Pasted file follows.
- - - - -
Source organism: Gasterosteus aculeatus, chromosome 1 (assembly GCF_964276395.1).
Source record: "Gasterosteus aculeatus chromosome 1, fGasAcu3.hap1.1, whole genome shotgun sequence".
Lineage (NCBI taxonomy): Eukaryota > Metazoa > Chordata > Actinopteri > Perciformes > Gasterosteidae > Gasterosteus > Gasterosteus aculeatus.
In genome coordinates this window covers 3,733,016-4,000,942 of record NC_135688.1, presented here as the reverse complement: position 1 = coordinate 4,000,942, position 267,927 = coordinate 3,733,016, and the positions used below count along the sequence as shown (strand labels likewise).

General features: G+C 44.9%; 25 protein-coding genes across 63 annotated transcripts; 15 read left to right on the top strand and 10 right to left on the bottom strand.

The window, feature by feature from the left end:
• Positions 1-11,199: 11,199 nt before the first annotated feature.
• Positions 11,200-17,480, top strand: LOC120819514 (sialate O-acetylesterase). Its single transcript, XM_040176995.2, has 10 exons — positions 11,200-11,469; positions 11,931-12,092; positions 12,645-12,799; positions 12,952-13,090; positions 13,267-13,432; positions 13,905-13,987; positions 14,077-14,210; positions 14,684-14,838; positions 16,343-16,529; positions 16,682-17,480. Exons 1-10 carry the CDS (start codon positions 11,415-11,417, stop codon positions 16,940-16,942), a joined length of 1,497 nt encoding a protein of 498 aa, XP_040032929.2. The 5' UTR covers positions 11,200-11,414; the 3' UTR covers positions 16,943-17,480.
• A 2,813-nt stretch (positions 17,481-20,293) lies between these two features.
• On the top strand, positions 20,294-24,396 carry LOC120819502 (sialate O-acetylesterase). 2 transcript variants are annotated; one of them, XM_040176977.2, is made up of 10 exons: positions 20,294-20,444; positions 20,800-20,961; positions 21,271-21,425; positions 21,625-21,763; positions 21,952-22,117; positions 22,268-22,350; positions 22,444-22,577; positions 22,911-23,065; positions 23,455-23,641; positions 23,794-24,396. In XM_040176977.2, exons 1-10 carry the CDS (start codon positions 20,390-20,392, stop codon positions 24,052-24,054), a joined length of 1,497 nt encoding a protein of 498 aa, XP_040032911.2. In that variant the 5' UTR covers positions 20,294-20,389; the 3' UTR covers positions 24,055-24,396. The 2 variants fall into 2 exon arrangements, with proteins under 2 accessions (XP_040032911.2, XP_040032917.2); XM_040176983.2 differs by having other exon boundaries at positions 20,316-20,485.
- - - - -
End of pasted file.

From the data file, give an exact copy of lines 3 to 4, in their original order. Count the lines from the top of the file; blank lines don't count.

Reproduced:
Lineage (NCBI taxonomy): Eukaryota > Metazoa > Chordata > Actinopteri > Perciformes > Gasterosteidae > Gasterosteus > Gasterosteus aculeatus.
In genome coordinates this window covers 3,733,016-4,000,942 of record NC_135688.1, presented here as the reverse complement: position 1 = coordinate 4,000,942, position 267,927 = coordinate 3,733,016, and the positions used below count along the sequence as shown (strand labels likewise).